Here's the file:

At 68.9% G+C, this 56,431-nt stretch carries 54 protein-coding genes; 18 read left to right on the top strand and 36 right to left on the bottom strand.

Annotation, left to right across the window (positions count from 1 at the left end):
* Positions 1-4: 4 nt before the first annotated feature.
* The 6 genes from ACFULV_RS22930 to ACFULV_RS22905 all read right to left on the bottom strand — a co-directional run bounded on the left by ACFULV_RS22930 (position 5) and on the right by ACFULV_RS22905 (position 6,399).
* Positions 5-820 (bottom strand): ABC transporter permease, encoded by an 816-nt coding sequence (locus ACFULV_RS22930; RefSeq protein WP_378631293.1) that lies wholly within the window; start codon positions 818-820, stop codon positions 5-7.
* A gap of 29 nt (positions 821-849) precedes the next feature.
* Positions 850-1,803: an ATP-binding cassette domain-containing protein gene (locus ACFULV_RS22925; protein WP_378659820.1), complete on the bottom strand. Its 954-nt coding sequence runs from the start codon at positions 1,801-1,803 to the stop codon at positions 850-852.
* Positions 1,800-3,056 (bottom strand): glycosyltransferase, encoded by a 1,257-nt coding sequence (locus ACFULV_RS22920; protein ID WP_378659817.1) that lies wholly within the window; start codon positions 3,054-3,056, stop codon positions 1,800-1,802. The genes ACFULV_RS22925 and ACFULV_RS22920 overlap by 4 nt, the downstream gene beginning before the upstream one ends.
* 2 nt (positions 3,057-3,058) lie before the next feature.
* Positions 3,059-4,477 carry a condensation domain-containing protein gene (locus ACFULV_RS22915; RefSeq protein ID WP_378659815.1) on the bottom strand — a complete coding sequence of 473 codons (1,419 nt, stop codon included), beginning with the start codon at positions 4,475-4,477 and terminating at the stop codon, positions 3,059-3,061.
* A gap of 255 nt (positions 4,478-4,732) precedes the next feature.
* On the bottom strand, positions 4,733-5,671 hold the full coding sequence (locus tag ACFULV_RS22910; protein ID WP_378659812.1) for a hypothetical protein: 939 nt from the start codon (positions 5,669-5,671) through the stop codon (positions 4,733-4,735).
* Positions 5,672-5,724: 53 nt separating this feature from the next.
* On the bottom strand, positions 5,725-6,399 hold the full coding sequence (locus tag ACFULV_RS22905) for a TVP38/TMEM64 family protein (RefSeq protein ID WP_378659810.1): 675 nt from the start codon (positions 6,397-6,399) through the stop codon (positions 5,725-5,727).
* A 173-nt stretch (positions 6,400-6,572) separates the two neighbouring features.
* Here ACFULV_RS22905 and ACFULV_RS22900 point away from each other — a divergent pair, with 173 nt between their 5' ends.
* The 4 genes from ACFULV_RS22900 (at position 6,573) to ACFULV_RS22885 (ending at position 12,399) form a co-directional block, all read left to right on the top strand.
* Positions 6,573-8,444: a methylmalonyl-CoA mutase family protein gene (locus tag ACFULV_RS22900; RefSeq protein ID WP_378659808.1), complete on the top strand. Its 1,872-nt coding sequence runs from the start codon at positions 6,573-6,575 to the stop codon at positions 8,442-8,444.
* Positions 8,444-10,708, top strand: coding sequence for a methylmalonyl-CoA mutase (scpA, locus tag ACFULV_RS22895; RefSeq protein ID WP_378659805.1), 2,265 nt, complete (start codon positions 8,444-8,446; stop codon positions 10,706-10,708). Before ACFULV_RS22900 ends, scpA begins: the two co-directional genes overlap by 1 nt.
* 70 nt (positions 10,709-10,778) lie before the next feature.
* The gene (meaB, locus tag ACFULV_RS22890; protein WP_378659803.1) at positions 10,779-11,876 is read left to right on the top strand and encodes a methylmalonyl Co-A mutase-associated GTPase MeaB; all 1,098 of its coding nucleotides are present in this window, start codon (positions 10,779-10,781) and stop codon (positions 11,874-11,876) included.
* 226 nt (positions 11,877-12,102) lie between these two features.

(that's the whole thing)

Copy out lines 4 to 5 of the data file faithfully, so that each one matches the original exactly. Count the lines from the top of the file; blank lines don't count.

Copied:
* The 6 genes from ACFULV_RS22930 to ACFULV_RS22905 all read right to left on the bottom strand — a co-directional run bounded on the left by ACFULV_RS22930 (position 5) and on the right by ACFULV_RS22905 (position 6,399).
* Positions 5-820 (bottom strand): ABC transporter permease, encoded by an 816-nt coding sequence (locus ACFULV_RS22930; RefSeq protein WP_378631293.1) that lies wholly within the window; start codon positions 818-820, stop codon positions 5-7.